The Media Roundup

I got a really interesting question in my inbox this week from friend of Media Voices Mary Douglas, Head of Engagement at Architects’ Journal. She got another newsletter summarising the learnings from a recent industry conference. One of the pieces of advice was that publishers should start distancing themselves from social media because their credibility is being damaged through association. I’ve written up my thoughts here far better than in my initial reply to her (which began with, “Urgh”). To label all social media as toxic is short-sighted, and misses many of the benefits people get from it. But publishers do need to be thinking about a longer-term strategic relationship with the platforms; one that outlives the next algorithm change. Our conversation gave me some food for thought. We’d love to do this more often, so if you ever have a question or comment that Peter, Chris or I can discuss on an episode or write up, simply hit ‘Reply’.

Talking of platforms…! This is a great overview from Twipe of how publishers are approaching video across the different social and streaming networks. It’s packed with examples of everything from The Daily Mail’s TikTok experiments to investment in “genuinely revenue-generating video” on The Independent’s own site.

Magazine giant Condé Nast posts first profit in years, Condé Nast Chief Executive Roger Lynch attributes the feat to strong digital revenue growth (particularly from paywalls) and cost savings from reorganising its global operations, saying it generated nearly $2 billion in revenue last year. Revenue from subscriptions, eCommerce and other consumer business now accounts for a quarter of its global revenue.

Quartz launches new Africa membership product to monetise investors’ interest, The business news publisher has found a loyal audience keen on African unicorns and startups. It has now created a cheaper and more focused subscription just for this reader group, including a new newsletter about the startups, innovators, and sectors that are driving Africa’s technological boom. One to watch.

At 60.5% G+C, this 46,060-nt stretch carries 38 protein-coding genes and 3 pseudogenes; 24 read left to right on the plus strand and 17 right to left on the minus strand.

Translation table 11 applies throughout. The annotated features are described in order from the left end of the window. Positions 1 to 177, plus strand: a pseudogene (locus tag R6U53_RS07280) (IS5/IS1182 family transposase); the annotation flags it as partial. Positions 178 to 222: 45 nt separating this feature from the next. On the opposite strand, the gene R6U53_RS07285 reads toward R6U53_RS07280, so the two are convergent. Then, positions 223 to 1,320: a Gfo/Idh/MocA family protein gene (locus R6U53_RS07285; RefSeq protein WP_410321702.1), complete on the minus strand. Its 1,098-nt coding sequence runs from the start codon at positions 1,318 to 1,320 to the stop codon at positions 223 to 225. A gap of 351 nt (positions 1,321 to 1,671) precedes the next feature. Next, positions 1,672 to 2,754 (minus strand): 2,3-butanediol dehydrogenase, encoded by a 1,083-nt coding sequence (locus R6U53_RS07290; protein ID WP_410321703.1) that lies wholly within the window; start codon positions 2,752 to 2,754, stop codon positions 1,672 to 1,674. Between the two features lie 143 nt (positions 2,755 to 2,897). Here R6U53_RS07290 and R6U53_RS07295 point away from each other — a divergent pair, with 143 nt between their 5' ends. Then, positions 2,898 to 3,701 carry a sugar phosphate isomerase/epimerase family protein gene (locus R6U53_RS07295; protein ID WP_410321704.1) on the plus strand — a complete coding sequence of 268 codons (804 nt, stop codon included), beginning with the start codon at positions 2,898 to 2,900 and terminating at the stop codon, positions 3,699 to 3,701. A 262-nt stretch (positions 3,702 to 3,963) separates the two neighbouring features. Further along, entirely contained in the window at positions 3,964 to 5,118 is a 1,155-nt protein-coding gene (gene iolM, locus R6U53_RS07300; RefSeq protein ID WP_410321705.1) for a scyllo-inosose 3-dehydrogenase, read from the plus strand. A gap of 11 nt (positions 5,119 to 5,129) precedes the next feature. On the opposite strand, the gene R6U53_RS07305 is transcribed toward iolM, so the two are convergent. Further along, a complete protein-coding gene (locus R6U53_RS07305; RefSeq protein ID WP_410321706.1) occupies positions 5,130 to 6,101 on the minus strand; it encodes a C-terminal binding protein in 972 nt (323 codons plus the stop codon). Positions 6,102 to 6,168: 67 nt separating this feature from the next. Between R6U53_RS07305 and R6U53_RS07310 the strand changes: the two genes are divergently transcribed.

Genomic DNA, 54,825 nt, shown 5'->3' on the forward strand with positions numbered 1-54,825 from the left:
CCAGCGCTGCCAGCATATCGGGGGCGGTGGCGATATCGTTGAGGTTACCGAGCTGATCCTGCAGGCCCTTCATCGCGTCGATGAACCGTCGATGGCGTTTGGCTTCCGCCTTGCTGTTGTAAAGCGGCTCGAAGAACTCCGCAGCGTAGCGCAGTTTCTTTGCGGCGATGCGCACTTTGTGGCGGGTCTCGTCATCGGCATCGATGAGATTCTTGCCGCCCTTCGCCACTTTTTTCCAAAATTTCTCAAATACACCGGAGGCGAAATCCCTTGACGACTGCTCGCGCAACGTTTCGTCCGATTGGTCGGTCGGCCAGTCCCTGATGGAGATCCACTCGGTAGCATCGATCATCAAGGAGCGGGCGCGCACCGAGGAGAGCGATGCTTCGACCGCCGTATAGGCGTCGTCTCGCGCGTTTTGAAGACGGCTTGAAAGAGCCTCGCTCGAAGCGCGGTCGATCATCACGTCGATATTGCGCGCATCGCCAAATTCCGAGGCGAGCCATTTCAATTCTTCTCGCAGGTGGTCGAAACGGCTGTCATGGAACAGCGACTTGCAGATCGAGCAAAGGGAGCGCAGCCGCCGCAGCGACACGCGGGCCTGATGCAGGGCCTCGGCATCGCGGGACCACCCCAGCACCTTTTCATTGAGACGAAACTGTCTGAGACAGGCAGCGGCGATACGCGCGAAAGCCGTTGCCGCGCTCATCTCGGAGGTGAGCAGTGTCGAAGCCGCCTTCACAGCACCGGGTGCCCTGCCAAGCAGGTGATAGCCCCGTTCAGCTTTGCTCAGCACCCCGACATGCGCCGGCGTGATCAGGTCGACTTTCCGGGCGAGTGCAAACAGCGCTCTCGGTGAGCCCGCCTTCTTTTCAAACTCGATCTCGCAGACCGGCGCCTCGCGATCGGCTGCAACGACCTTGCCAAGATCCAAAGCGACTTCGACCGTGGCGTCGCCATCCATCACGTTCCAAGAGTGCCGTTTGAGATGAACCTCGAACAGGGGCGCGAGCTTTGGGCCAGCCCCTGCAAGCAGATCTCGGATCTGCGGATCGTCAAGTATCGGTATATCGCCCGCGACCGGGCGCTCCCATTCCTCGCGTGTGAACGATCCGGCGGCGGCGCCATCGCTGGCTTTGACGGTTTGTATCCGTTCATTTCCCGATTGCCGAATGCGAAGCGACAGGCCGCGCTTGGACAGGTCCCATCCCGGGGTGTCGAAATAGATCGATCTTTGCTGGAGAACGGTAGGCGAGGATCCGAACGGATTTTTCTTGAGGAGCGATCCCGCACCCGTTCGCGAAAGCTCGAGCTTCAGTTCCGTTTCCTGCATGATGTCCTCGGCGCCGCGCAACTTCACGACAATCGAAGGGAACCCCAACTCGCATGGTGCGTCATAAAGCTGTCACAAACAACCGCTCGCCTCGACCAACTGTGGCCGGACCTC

Movie Reviews 2022

As everyone knows, a certain movie about wizards and whatnot came out this weekend. I chose not to review that one, because it’s the ninth in a franchise that you either watch or do not, and nothing I say will sway that choice. So instead I will be highlighting a film that I hope I can convince you to see as soon as possible. Everything, Everywhere, All At Once is one of those rare films that can reorient you to what truly matters and reminds you that we are not alone through this life and that we are loved … seriously.

At its essence, Everything, Everywhere, All At Once is a story about mothers and daughters and the fraught path they take in one another’s lives. It’s about opportunities, choices, and the paths not taken and their ultimate destination and outcomes. It’s about two rocks on a desolate planet. It’s about an everything bagel. It’s about googly eyes. It’s about kung–fu. It’s about feeling connected to others. It’s about living with the decisions we make every day, from the simple to the complex, from the large ones to the small ones. It really is about everything, everywhere, all at once.

Do not expect me to tell you the plot. My space within these pages is limited, and even if I had the entire edition, I could not describe what I saw in that dark theatre on Saturday night. Suffice to say, when the film ended, I was flabbergasted at what had just happened. I did not view that film – I experienced it, as did the others in the auditorium. When it ended, we literally looked at one another, strangers all, and smiled at one another, and felt connected. As you know, many if not most of my reviews have some sarcasm in them – a lot or a little depending on how I felt about the film I was reviewing. I hope you have noted the absence of sarcasm in this one. The reason being is that Everything, Everywhere, All At Once deserves to be known going forward as a modern classic. Everything, Everywhere, All At Once is funny, moving, exciting, smart, and just about perfect, and I, for one, am ready to head back into that dark cinema to experience it again. Everything, Everywhere, All At Once gets five out of five stars. This one is nearly, if not truly, perfect and is hands down the best film of the year so far and frankly, in my opinion, will be the best film of the year come December 31, 2022. You should seek this one out and experience it as soon as you can.

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